39. Upon information and belief, Defendant Dakotaland and/or Defendant
Fowlds Brothers violated numerous Federal Motor Carrier Safety Regulations.
40. Upon information and belief, Defendant Dakotaland and/or Defendant
Fowlds Brothers negligently entrusted the other by providing an incompetent
driver to operate the 2013 Kenworth tractor trailer.
41. Defendant Dakotaland and/or Defendant Fowlds Brothers numerous failures
demonstrate a conscious disregard for the rights and safety of Plaintiff and the
motoring public. Furthermore, Defendant Dakotaland and/or Defendant Fowlds
Brothers conduct was with reckless indifference to the consequences to others and
its conduct could cause substantial harm.
(Doc. 8, Am. Compl. at ¶¶ 36–41).
These allegations do not provide facts from which a
factfinder could infer malice. The statute is clear that the principal must knowingly authorize or
participate in the malicious actions of the principal. Even if all of the allegations are true, there
is no allegation that either Fowlds and/or Dakotaland knew that Miller would crash into the
patrol car with malice. While the allegations in the Amended Complaint may allege that Fowlds
and/or Dakotaland violated a duty to reasonably train, hire, or supervise Miller, the allegations
only rise to allegations of ordinary recklessness—insufficient to allege malice. In fact, Plaintiff
alleges that Miller is a professional truck driver who holds a valid commercial driver’s license
from South Dakota (Doc. 8, Am. Compl. at ¶¶ 32–33). Thus, even assuming that Plaintiff’s
allegations are true, Dakotaland and/or Fowlds alleged failures to train and or promulgate certain
policies could not have provided “an almost certain risk of substantial harm” as a claim of malice
requires. Kuebler, 2013 WL 6410608 at *5. The factual allegations currently in Plaintiff’s
Amended Complaint fall short of this high standard. Dakotaland and Fowlds’ Motion to Dismiss
Plaintiff’s claim for punitive damages against them is GRANTED.
Motion to Strike
Defendants next move the Court to strike the police report from Plaintiff’s Amended
Complaint. Defendants argue that the police report is ultimately inadmissible, that it is tediously
long, and that it violates Rule 8(a)(2) of the Federal Rules of Civil Procedure which requires a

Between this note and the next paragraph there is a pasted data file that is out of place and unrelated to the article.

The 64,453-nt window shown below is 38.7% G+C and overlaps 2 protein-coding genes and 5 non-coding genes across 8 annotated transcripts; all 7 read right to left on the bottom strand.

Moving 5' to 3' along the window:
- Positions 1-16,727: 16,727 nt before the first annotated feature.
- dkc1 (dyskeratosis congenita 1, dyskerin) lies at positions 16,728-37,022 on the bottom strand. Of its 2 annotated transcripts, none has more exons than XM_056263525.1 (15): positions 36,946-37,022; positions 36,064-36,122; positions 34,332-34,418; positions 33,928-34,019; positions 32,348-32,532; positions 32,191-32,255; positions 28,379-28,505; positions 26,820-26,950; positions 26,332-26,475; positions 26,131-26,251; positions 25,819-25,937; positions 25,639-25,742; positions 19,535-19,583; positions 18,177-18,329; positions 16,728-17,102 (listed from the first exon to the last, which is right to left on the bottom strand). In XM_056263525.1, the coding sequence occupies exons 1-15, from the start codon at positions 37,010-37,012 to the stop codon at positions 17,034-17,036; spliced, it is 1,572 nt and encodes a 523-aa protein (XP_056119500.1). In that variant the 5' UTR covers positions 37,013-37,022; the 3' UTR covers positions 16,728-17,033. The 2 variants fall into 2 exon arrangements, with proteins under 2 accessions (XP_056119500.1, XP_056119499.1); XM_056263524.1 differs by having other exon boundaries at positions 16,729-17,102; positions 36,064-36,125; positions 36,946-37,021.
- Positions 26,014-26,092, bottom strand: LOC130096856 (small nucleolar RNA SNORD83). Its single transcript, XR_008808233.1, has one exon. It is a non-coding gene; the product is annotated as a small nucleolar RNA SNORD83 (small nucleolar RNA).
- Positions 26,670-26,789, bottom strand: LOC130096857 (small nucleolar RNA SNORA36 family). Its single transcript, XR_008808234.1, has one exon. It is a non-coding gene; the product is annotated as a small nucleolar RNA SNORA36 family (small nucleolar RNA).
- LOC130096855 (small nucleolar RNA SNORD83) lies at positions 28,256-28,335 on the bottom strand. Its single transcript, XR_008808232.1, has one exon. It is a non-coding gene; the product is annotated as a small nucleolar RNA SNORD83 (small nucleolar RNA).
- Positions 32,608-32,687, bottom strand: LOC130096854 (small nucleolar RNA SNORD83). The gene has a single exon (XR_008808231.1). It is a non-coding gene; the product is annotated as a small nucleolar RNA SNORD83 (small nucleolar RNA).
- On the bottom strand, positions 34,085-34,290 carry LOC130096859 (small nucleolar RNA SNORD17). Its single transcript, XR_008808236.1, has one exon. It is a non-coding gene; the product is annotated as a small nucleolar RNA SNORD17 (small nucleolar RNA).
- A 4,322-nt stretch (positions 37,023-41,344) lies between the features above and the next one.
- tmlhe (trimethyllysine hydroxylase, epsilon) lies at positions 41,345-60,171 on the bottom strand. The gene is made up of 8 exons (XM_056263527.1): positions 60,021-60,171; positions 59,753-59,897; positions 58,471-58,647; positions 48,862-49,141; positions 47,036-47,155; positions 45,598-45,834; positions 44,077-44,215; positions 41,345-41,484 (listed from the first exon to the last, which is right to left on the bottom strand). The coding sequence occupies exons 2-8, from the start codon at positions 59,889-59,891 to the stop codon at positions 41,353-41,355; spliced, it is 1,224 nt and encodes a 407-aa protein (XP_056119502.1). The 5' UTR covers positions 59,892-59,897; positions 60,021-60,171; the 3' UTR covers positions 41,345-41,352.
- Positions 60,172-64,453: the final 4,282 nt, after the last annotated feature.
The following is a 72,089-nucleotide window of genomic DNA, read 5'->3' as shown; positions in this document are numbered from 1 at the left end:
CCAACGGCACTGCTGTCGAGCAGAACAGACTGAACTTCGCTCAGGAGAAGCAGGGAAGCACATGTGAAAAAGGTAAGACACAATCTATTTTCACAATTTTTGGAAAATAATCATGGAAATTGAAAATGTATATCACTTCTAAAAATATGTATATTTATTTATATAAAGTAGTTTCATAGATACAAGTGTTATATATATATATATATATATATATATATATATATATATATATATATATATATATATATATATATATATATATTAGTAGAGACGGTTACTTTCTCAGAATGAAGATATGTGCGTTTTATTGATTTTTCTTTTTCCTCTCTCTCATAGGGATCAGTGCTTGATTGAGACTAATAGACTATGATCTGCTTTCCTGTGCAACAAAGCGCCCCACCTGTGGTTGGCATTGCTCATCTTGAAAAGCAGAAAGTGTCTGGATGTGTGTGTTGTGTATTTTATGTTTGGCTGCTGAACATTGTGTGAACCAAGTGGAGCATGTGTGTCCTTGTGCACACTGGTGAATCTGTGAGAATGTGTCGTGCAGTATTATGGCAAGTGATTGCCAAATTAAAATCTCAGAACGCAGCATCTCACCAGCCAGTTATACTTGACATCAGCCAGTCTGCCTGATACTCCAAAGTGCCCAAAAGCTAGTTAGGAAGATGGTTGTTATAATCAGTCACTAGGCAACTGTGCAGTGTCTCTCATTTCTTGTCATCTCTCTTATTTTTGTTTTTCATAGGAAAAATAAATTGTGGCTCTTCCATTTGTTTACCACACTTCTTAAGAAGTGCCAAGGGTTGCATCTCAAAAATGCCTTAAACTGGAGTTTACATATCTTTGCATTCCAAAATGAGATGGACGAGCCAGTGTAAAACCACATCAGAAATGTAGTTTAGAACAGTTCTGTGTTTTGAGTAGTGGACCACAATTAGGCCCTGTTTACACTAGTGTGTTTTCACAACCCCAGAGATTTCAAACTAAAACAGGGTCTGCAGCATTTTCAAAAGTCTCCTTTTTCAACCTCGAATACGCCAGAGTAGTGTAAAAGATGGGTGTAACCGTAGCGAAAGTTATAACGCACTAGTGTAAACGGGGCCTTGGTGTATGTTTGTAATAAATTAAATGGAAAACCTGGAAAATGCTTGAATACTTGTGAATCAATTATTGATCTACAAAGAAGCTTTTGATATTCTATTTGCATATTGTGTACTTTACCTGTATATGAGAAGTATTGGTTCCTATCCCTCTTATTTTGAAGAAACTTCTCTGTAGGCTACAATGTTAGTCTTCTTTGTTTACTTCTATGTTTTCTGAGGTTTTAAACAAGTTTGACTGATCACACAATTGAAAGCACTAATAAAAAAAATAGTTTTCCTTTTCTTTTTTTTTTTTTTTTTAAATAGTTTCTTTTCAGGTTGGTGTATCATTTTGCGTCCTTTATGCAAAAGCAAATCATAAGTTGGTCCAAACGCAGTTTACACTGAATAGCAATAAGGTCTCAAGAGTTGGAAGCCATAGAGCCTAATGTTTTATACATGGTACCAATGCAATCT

short and plain statement of a claim. Last, the Defendants argue that the police report is
prejudicial “because the police report contains details relevant only to the criminal process that
cannot be rebutted by an Answer.” (Doc. 10, Defs.’ Mot. at 8). Plaintiff argues that there is no
undue prejudice to the Defendants and that the police report is clearly relevant to the claims
made in the Amended Complaint.
Rule 12(f) of the Federal Rules of Civil Procedure allows the Court to strike “any
redundant, immaterial, impertinent, or scandalous matter.”
“While motions to strike are
generally disfavored, and should be used sparingly, such motions are within the sound discretion
of the district court.” Ohio Democratic Party v. Blackwell, Case No. 2:04-CV-1055, 2005 U.S.
Dist. LEXIS 18126, at *11 (Aug. 26, 2005) (Marbley, J) (internal quotations omitted). A Rule
12(f) motion to strike is appropriate where it will “eliminate spurious issues before trial and
streamline the litigation.” Id. (citing Ameriwood Indus. Int’l Corp. v. Arthur Andersen & Co.,
961 F. Supp. 1078, 1083 (W.D. Mich. 1997)).
The Court finds that striking the police report would neither streamline the proceedings
nor eliminate spurious issues before trial. Defendants need not rebut the police report because
the report only serves as support for the allegations in the Complaint. It does not form the basis
of allegations on its own. Further, the police report is undoubtedly relevant to the accident
alleged in the Amended Complaint. Last, Defendants arguments regarding the admissibility of
the report are premature. When dealing with motions prior to trial, the Court is capable of
avoiding the “inference that the events described in the Amended Complaint occurred exactly as
the police report described.” (Doc. 16, Reply at 4). Defendants’ Motion to Strike is DENIED.
Based on the foregoing, Defendants’ Motion to Dismiss Plaintiff’s Claim for a punitive
damages is DENIED as to the claims against Miller and GRANTED as to the claims of
Defendants Fowlds and Dakotaland. Defendants’ Motion to Strike is DENIED. The Clerk shall
remove Document 10 from the Court’s pending motions list.
IT IS SO ORDERED.
__/s/ George C. Smith
GEORGE C. SMITH, JUDGE
UNITED STATES DISTRICT COURT